On 6 November 2012, the European Court of Justice ("ECJ") rendered the latest in a string of judgments (Case C-551/10, joined cases C-553/10 and C-554/10) related to the Commission’s merger decision of 7 January 2004 (Case COMP/M.2978). The latter decision approved the acquisition by Lagardère of publishing assets of Vivendi Universal Publishing ("VUP", now Editis), albeit subject to structural remedies (divestments).
In a nutshell, the cases find their origin in two actions for annulment lodged by Editions Odile Jacob against the Commission’s conditional clearance on the one hand, and the approval of Wendel Investissement as a suitable purchaser for the divested assets on the other (we have set aside the procedures related to access to documents, culminating in the ECJ judgment of 28 June 2012 in Case C-404/10). On 13 September 2010, the General Court dismissed the first of the two actions (Case T-279/04), while annulling the contested decision in the second case (Case T-452/04). Both judgments were appealed against, the former by Odile Jacob, the latter by the Commission and by Lagardère. Both appeals were dismissed by parallel judgments of 6 November 2012.
With regard to the conditional merger clearance, the ECJ confirms the General Court’s approach vis-à-vis the nominee holding arrangement through which Lagardère had asked one of its subsidiaries to temporarily take its place in order to purchase the target assets from VUP. In particular, the ECJ confirms that even if Lagardère might have infringed the time limits for notification of the concentration and/or the stand-still obligation, such infringements can give rise to penalties, but are of no relevance to the permissibility of the concentration as such. As for the allegation that the Commission had insufficiently motivated the characterisation of the nominee holding arrangement, the ECJ confirms that the Commission does not infringe its duty to state reasons “if, when exercising its power to examine concentrations, it does not include in its decision appraisal of a number of aspects of the concentration which appear to it to be manifestly irrelevant or insignificant or plainly of secondary importance to the appraisal of that concentration.” The ECJ dismisses Odile Jacob’s suggestions that the Commission erred in law in its assessment of the anti-competitive effects of the concentration and the adequacy of the commitments.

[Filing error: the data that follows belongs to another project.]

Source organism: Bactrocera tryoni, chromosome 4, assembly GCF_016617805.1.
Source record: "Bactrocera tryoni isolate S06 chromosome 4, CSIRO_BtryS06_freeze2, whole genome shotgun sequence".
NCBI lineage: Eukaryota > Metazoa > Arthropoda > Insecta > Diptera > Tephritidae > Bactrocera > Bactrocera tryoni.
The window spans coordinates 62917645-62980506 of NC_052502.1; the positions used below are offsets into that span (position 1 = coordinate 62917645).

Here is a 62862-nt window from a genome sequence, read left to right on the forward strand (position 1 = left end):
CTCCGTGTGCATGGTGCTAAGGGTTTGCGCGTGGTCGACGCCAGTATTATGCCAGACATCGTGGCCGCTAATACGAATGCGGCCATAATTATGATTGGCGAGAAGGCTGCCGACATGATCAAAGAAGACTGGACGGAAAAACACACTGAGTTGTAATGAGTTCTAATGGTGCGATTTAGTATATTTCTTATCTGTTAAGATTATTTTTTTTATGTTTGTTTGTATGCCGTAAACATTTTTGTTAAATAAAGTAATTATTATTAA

The second case relates to the decision approving Wendel as a suitable purchaser for the divested assets. At the outset, the ECJ recalls that the independence of the trustee was a component of the commitments which were undertaken by Lagardère and which had to be fully respected. In casu, however, it was clear that the trustee whose appointment was approved by the Commission was not independent from Editis. In light hereof, and contrary to what the appellants claimed, the General Court was under no obligation to examine whether the trustee had also acted in a way which was evidence of that lack of independence. The ECJ moreover dismisses the argument that the decision approving the sale of the divested assets to Wendel could not have been annulled absent a separate action for annulment against the trustee approval decision by Odile Jacob. According to the Court, it would be pointless and unnecessary formalism to hold that Odile Jacob should have brought a separate action against the trustee approval decision (of which it had received notice only after having instituted proceedings against the decision approving Wendel as a suitable purchaser).